the Greek and Spanish foreign ministers the same day. -- Stan Markotich,
OMRI, Inc.

leader Bob Dole on 17 August sent a letter to President Bill Clinton,
cautioning against lifting sanctions against Belgrade until a
comprehensive regional peace settlement is reached, international media
reported. At least a partial lifting of sanctions in exchange for
Belgrade's recognition of Bosnia and Herzegovina and Croatia is
reportedly part of the plan being discussed in the region by Assistant
Secretary of State Holbrooke. "If we lift sanctions now for what are
clearly minimal returns, such a comprehensive settlement will be
virtually impossible to reach and implement . . . The bottom line is
that sanctions are the only real leverage the international community
has been willing to use on the Belgrade regime," wrote Dole. -- Stan
Markotich, OMRI, Inc.

Kontic has appealed to the Danish government to unfreeze Belgrade's bank
assets, Tanjug reported on 16 August. According to Kontic, Belgrade's
Danish assets would go towards procuring humanitarian aid for the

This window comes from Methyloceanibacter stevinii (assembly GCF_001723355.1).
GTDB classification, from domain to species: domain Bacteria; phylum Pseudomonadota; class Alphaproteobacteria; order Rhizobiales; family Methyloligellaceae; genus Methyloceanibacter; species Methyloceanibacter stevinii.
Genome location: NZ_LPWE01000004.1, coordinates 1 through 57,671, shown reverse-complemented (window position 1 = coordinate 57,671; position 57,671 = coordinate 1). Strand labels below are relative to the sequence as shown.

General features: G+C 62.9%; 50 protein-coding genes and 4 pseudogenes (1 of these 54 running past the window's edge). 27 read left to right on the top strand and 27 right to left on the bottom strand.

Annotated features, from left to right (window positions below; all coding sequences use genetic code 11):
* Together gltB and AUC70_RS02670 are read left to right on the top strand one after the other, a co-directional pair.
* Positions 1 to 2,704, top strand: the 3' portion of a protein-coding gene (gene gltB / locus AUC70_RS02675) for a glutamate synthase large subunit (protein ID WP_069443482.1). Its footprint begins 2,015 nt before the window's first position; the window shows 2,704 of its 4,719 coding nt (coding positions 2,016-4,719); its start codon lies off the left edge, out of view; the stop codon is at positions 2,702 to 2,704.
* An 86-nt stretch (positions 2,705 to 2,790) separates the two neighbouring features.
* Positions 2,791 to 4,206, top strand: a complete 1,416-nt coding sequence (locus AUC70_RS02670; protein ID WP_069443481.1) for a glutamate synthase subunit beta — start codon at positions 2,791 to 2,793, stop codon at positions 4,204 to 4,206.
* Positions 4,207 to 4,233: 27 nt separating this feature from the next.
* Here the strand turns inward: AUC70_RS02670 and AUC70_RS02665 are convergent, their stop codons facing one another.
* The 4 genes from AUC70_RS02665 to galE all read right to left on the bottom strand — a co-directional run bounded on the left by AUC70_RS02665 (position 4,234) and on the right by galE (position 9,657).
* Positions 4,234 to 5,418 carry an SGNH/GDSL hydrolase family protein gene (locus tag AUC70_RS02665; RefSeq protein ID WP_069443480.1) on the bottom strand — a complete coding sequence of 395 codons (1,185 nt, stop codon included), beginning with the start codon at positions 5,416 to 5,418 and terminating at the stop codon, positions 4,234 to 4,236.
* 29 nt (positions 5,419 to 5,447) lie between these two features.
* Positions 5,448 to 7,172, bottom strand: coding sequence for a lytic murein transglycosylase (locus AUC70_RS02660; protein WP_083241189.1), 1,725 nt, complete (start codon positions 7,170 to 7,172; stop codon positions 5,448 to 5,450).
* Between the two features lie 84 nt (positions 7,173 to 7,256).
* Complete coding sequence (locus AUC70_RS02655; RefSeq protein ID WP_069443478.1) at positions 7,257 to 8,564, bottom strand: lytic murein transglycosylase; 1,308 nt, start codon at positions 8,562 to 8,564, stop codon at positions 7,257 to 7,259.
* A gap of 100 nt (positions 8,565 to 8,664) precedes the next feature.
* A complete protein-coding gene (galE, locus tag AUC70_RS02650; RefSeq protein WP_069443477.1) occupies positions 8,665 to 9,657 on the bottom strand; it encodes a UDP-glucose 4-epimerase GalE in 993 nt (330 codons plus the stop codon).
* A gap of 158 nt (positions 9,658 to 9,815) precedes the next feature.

Krajina Serb refugees in rump Yugoslavia. -- Stan Markotich, OMRI, Inc.

ROMANIAN PRIVATIZATION LIST PUBLISHED. The government published a list
of 3,907 state-owned enterprises it hopes to sell in a new wave of
privatization, Romanian and Western media reported on 17 August.
However, it admitted that nearly 25% of the firms on offer were loss-
making, and some were virtually bankrupt. This contradicts an earlier
pledge that only profitable firms would be privatized. Iacob Zelenco,
the head of the National Privatization Agency, claimed in an interview
with national TV that most of the loss-making firms faced minimal or
temporary financial difficulties. Romania's Parliament in June adopted a
law to speed up privatization of nearly 6,200 state enterprises, based
on a coupon system. Distribution of the nominative coupons started on 1
August. -- Dan Ionescu, OMRI, Inc.

city council of Tiraspol, the capital of the self-proclaimed Dniester
republic, attacked the local authorities for having allegedly
surrendered to the government in Chisinau by accepting that the Moldovan
currency is used in clearing operations, Infotag reported on 17 August.
The council, which is packed with radicals and former communists,
accused Supreme Soviet Chairman Grigorii Marakutsa and acting Dniester
bank governor Vyacheslav Zagryadsky of planning to "liquidate" the
Dniester republic by favoring its "economic and political absorption
into Moldova." Dniester President Igor Smirnov, who attended the
meeting, dismissed the criticism as "malevolent." -- Dan Ionescu, OMRI,